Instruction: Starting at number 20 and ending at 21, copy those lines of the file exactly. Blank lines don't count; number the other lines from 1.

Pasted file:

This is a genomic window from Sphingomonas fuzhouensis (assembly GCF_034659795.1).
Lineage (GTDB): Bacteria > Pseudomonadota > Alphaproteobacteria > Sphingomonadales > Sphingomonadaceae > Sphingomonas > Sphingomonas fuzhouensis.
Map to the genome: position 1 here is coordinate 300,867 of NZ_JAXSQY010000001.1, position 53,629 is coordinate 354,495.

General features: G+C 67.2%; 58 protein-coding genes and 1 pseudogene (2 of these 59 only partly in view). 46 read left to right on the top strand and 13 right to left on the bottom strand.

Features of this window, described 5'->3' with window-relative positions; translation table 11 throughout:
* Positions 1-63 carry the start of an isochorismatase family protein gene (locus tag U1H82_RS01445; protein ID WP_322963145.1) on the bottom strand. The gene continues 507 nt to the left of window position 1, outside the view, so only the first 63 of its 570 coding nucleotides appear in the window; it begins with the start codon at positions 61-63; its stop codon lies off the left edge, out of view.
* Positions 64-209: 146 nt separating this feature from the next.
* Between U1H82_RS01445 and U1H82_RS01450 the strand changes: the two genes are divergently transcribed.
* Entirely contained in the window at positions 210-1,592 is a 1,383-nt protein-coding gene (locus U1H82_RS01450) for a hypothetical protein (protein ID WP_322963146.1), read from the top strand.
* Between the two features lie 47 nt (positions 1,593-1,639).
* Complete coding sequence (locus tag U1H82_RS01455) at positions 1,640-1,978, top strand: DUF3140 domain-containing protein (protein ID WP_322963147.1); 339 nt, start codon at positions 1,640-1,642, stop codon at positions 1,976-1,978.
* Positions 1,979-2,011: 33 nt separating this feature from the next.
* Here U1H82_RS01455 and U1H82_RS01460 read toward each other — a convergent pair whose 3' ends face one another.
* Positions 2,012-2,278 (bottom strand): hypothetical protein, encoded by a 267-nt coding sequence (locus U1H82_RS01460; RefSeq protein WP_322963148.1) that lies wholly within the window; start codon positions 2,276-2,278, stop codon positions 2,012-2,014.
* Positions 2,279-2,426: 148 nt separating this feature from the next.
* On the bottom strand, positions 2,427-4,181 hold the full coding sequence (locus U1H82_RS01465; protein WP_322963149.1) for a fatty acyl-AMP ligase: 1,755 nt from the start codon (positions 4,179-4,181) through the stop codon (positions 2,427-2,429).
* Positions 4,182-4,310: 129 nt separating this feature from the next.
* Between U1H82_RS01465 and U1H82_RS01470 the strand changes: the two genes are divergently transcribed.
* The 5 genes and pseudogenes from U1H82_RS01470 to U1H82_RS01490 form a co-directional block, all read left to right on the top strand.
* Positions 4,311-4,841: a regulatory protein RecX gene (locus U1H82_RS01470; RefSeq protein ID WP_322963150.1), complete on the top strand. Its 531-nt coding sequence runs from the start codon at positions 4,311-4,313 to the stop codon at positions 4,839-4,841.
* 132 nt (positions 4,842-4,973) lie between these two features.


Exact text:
* Positions 4,311-4,841: a regulatory protein RecX gene (locus U1H82_RS01470; RefSeq protein ID WP_322963150.1), complete on the top strand. Its 531-nt coding sequence runs from the start codon at positions 4,311-4,313 to the stop codon at positions 4,839-4,841.
* 132 nt (positions 4,842-4,973) lie between these two features.